Catriona Ward has created one of the most enticing, addicting, and frankly devastating horror novels of the year, while also crafting one of the most incisive meta-narratives about the generational consequences of abuse. Ward’s prose is reminiscent of the stream-of-consciousness monologuing found in Stephen Graham Jones, yet with an eye to sharp clarity and linguistic concision. Her novel Sundial traces two stories simultaneously, one about a woman in an abusive marriage trying to manage the emerging sociopathic tendencies of her oldest daughter, and a second about the same women’s wrenching past. Sundial is a classic thriller, straying from strict genre fidelity and leaning into mystery, suspense, and disbelief. Sundial’s pacing gives it a classic “page turner” feel and maintains the deepest secrets until literally the last pages. Yet despite the runaway intensity of the storytelling, it is more so a crushing account of the lengths it takes to break generational trauma and free those you want to love.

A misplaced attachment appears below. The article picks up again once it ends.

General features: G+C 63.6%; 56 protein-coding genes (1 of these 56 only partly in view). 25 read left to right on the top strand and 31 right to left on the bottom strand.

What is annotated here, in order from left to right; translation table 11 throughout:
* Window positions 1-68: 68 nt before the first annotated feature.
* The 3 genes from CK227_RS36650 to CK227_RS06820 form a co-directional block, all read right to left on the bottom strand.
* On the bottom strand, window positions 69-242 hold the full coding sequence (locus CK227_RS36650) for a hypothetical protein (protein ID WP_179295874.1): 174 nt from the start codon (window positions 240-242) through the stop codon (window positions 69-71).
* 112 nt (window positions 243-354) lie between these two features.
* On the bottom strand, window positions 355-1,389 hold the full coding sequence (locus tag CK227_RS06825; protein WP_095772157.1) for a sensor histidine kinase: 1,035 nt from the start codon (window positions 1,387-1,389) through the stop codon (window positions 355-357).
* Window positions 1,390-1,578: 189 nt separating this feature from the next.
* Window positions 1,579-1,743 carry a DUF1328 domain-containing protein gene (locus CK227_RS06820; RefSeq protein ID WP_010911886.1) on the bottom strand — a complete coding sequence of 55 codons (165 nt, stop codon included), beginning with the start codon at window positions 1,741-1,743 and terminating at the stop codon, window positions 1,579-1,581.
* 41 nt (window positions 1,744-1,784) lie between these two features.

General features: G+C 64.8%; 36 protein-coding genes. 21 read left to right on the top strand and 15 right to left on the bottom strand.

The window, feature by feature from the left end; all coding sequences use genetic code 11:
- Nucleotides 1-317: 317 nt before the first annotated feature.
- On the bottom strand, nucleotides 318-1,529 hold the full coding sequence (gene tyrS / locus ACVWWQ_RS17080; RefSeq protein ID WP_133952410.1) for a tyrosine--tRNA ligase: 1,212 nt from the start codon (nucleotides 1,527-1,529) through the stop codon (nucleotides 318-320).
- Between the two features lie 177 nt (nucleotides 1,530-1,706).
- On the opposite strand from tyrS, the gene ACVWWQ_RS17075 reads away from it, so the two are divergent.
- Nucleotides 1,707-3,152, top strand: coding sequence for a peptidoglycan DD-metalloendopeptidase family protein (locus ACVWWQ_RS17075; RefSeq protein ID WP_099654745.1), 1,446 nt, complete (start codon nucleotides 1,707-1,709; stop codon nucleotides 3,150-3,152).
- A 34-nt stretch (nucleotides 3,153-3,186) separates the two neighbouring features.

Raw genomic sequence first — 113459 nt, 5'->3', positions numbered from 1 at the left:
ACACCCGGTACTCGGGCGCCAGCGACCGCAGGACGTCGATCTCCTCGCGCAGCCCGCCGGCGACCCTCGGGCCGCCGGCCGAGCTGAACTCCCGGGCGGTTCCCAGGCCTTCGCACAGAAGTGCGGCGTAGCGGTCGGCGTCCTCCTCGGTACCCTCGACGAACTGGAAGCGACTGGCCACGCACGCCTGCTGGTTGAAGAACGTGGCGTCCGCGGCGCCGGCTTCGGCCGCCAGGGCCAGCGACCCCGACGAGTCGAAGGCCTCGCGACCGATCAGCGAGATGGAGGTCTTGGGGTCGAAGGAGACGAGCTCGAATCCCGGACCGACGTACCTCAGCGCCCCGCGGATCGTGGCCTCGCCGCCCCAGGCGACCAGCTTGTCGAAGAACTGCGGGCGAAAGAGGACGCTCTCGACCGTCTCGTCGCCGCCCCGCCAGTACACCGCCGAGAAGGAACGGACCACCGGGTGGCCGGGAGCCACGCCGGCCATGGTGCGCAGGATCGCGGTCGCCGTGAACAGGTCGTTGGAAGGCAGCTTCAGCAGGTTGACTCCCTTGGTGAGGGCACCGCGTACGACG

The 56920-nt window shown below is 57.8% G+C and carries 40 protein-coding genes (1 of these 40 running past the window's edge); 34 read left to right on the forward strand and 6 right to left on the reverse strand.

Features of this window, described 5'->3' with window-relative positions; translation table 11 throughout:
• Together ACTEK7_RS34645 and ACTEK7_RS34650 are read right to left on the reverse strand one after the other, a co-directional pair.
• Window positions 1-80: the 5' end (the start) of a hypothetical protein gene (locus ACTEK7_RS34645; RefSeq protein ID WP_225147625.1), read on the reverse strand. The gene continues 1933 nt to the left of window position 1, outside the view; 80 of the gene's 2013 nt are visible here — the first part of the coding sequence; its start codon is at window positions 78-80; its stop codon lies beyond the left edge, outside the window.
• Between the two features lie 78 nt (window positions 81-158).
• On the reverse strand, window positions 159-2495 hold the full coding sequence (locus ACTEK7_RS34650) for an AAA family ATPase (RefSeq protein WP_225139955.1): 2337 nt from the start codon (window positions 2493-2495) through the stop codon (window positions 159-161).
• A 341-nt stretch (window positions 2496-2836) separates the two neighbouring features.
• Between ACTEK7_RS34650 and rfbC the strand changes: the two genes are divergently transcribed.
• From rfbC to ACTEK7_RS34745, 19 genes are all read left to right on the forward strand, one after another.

The third volume of American Jesus, Revelation, was finally released in its trade format, which concludes the series (nine issues in total). The story follows the return of Christ and their battle with the Antichrist, told with Millar’s trademark bluntness and lack of subtlety. But it is the frenetic perspective, the conflicting political impulses throughout that makes American Jesus so frantic. The first arc tracks a teenage boy who begins to take on certain powers and it is revealed that his mother was a virgin and he is being kept by a large church network who believe him to be the Second Coming. But in the final pages you find out that he is, in fact, the Antichrist, and then that he is about to be trained by his father Satan to take up his evil mission by forcing him to undergo years of gang rape. This is the beginning of what becomes a jarring sequence of events where Millar’s own perspective seems just as confused as his characters. The actual Second Coming arrives in the form of a similar scenario with a young Black girl, who’s family is murdered and who gives birth (again, sans the sex) in a Waco, Texas compound inspired by the Branch Davidians. As this returned Christ is raised we find out that the entire world and its institutions have been captured by satanists who are controlling governments, banks, the Vatican, and every major country and have orchestrated suffering on a massive scale to initiate the End. These satanic globalists even, for example, constructed Washington D.C. into the shape of a pentagram to better wield their demonic power, and they drink the blood of babies and engage in other ritualized cruelties. Millar is clearly drawing on the fringes of Christian conspiracy theories like Q-Anon that have been growing rapidly, and while this could be a commentary on their threatening nature, he also often frames those fighting the conspiracy as having a certain moral uprightness. The conspiratorial populism of the Christ figure seems to be lauded by Millar in some sections, and the book frames the anti-government militia as the ones who are actually correct in their conspiratorial musings. This juxtaposition is an attempt at moral ambiguity, but Millar seems to reject any responsibility for using this material. I agree that it is exciting to use some of the most fringe conspiracy theories in apocalyptic fiction to unpack what we have been living through the past few years, but it is also playing with a loaded gun and it is not entirely clear what Millar is trying to say with his use of the motifs. That said, the series has been enjoyable and has enough religious strangeness to keep genre readers amused. As strange as the series was, even more remarkable is that it is apparently being turned into a television show for Netflix.